John R. Connolly, the former city councilor and 2013 mayoral candidate, sharply criticized Boston Public Schools budget policies Wednesday, comparing the district to the iceberg-bound Titanic.
Connolly, who headed the City Council’s education committee, said the School Department had been overspending for years.
“Don’t say that you’re robbing Peter to pay Paul, when Peter’s living in a 10-room house with four kids, and he’s busted through all his credit cards — because that’s what BPS has done until now,” he said at a public forum hosted by the Boston Foundation that reviewed the first 100 days of school under Superintendent Tommy’s Chang’s tenure.
In the six years he headed the education committee, Connolly said, the city never reduced School Department funding to reflect students lost to charter schools, and the district did not curtail its spending to reflect decreased enrollment. Connolly said the district now has as many as 20,000 to 30,000 empty seats across more than 120 school buildings.
District leaders, he said, have “spread those students out across those 120 buildings to make it seem like the problem isn’t as severe as it is, and then in the process have understaffed schools with half-filled classrooms and tens of millions of dollars that just evaporate every year.”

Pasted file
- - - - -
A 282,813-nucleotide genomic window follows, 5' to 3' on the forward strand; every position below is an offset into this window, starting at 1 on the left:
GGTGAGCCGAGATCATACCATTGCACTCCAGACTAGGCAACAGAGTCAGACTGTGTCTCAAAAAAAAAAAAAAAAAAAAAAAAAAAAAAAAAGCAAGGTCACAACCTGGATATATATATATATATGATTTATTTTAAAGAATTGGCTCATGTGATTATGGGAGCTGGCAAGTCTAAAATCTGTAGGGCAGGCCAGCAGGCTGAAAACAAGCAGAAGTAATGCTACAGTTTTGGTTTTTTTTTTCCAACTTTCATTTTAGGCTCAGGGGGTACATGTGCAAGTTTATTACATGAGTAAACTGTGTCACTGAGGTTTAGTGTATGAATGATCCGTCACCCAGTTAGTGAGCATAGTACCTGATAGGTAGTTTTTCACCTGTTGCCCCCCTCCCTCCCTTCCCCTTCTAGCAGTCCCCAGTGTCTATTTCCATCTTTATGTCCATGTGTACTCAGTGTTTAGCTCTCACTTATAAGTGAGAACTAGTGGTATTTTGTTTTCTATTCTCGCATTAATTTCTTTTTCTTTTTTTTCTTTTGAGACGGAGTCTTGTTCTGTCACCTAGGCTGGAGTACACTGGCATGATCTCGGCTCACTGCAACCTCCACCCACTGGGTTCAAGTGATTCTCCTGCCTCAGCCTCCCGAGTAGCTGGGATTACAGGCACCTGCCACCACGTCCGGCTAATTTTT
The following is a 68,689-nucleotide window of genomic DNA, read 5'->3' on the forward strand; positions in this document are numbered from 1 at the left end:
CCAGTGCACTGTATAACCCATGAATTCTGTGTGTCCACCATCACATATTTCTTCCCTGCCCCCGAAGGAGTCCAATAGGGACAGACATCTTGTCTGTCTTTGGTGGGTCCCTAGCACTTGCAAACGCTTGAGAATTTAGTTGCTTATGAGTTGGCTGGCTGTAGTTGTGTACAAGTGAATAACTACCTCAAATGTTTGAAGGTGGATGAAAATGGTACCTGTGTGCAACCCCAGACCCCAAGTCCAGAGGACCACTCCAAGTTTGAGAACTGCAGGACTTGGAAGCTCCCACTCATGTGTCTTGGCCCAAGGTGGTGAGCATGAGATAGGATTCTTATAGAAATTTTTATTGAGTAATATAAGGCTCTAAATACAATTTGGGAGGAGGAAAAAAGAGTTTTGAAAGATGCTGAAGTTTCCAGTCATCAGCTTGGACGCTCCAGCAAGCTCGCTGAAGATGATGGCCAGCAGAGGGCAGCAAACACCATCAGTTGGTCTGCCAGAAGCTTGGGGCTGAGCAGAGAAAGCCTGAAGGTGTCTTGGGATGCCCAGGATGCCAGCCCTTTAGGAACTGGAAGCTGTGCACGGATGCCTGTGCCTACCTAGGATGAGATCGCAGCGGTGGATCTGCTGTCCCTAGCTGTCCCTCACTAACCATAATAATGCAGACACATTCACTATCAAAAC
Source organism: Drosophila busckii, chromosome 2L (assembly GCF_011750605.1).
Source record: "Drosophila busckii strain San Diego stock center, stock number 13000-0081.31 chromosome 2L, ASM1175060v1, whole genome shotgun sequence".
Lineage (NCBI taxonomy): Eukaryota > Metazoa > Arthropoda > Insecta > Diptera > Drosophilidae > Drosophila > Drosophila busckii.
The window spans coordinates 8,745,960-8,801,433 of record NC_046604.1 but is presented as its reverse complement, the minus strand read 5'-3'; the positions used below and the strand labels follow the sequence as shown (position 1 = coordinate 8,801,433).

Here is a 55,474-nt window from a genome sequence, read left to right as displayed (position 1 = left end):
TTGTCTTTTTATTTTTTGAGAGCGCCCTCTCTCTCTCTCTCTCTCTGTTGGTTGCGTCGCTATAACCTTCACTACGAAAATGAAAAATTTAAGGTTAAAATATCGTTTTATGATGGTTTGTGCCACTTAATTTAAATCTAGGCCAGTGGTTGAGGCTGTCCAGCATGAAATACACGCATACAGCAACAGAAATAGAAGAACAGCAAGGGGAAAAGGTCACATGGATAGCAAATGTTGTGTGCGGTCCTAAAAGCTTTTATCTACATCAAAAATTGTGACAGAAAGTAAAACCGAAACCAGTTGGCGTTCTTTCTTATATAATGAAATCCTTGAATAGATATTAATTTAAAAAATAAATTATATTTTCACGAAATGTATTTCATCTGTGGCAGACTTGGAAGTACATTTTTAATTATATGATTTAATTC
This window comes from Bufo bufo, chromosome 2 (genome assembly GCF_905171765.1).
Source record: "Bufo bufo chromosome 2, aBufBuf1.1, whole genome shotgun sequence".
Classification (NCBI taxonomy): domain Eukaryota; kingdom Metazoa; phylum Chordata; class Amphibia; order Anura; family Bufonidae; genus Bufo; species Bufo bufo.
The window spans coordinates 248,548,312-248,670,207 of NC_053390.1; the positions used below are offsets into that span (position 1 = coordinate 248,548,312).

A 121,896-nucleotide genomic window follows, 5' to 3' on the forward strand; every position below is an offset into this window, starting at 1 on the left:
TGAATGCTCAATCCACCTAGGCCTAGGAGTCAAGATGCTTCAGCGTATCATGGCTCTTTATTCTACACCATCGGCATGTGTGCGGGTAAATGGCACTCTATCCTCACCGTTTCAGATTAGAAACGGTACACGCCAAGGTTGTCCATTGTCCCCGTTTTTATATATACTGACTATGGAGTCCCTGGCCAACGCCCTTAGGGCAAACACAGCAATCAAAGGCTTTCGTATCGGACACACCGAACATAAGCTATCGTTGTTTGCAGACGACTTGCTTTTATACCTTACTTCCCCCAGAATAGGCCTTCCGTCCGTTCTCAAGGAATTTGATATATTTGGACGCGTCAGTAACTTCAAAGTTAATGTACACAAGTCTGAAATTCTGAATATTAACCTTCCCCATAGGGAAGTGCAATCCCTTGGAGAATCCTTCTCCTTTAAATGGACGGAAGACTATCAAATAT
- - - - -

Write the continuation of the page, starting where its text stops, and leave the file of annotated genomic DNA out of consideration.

Connolly said many obstacles to serving Boston’s students are tied to budget issues long predating Chang’s tenure as superintendent and Mayor Martin J. Walsh’s taking office. Walsh defeated Connolly 52 percent to 48 percent in the mayoral race.
At the forum, educators and advocates called for more attention to the social, emotional, and mental health needs of students, many of whom have experienced trauma and need support to focus on learning, they said.
They also called on Boston Public Schools to work to close persistent racial gaps in educational opportunities and achievement. Chang proposes to create greater educational opportunities in part by expanding access in the upper elementary grades to rigorous coursework of the type used in advanced-work classes.
Rather than limiting such work to students who score well on a standardized test — a group that is disproportionately white or Asian — the superintendent plans a pilot program that would set demanding work for all fourth-grade students in participating schools.
Under the current system, white children, who make up only 13 percent of the district’s students, constitute 27 percent of advanced-work students, Chang said at Wednesday’s forum. Conversely, Hispanic and Latino children, who make up 39 percent of the district, and black children, who constitute 37 percent, each account for only 22 percent of advanced-work students.